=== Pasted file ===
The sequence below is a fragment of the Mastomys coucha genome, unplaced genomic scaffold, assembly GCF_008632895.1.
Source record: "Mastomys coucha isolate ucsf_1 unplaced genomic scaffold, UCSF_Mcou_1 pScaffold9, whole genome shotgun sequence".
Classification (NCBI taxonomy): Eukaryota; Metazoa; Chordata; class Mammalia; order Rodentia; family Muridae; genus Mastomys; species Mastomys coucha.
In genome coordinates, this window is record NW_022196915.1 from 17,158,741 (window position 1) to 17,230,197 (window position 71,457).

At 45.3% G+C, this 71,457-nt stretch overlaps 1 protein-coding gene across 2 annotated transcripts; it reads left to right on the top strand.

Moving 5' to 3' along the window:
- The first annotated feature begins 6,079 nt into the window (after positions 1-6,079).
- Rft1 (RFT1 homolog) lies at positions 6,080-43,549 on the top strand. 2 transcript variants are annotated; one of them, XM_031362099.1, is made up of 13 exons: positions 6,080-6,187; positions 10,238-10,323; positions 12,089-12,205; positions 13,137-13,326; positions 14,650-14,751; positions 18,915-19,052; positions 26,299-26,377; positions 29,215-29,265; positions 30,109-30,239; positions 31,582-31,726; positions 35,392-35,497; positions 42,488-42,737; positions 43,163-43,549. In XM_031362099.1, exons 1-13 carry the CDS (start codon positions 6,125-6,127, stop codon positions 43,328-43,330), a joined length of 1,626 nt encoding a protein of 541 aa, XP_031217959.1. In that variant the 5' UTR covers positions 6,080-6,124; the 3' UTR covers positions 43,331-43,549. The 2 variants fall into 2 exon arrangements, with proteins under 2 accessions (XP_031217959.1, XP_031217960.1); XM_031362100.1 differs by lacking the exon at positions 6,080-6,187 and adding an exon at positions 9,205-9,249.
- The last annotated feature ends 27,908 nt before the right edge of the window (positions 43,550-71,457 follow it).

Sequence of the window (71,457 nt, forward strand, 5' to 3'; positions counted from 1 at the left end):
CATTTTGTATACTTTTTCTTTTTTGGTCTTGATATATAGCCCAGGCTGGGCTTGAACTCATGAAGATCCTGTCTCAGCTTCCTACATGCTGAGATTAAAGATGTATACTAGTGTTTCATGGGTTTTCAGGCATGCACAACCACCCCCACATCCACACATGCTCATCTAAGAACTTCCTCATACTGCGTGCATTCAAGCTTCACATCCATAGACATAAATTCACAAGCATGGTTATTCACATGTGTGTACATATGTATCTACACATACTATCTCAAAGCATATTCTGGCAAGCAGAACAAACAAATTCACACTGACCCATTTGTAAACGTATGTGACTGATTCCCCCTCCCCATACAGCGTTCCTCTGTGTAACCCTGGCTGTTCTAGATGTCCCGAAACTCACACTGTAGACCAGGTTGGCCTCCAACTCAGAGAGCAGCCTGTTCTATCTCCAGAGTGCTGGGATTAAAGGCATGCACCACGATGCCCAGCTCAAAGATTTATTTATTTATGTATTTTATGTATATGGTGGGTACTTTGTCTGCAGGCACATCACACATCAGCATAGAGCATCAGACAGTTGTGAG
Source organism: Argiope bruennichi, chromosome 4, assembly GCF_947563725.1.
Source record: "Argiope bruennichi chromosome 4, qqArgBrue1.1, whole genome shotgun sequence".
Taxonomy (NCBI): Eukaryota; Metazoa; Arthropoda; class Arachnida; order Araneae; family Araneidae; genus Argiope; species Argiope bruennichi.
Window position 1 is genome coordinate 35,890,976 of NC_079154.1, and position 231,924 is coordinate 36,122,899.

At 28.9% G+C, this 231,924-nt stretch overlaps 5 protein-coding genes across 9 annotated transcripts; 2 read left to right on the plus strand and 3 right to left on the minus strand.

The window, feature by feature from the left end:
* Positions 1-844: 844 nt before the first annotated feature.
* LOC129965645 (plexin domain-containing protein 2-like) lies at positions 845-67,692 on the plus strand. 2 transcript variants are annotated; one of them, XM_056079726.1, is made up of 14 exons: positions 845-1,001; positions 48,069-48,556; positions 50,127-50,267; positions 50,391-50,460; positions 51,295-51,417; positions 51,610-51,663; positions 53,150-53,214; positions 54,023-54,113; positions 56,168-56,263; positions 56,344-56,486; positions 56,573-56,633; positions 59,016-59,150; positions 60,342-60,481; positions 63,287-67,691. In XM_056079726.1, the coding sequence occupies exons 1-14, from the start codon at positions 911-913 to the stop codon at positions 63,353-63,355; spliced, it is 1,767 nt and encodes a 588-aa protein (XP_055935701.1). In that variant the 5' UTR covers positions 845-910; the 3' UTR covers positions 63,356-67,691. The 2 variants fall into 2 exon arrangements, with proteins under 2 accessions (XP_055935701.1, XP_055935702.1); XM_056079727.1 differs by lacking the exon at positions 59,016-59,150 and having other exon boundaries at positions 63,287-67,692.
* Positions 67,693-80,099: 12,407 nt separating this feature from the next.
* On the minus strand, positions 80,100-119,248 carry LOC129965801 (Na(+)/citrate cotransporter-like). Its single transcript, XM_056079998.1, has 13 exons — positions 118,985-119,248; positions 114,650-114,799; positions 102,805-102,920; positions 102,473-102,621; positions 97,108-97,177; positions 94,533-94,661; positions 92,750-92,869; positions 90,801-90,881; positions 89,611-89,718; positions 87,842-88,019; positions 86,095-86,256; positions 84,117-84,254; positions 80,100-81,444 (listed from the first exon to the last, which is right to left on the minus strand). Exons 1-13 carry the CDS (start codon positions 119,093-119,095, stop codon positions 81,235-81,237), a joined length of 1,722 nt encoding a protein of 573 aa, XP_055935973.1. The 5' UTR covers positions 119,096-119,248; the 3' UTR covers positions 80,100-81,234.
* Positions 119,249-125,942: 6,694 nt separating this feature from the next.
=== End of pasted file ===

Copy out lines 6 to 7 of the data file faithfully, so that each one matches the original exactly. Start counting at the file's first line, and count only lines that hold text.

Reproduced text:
Moving 5' to 3' along the window:
- The first annotated feature begins 6,079 nt into the window (after positions 1-6,079).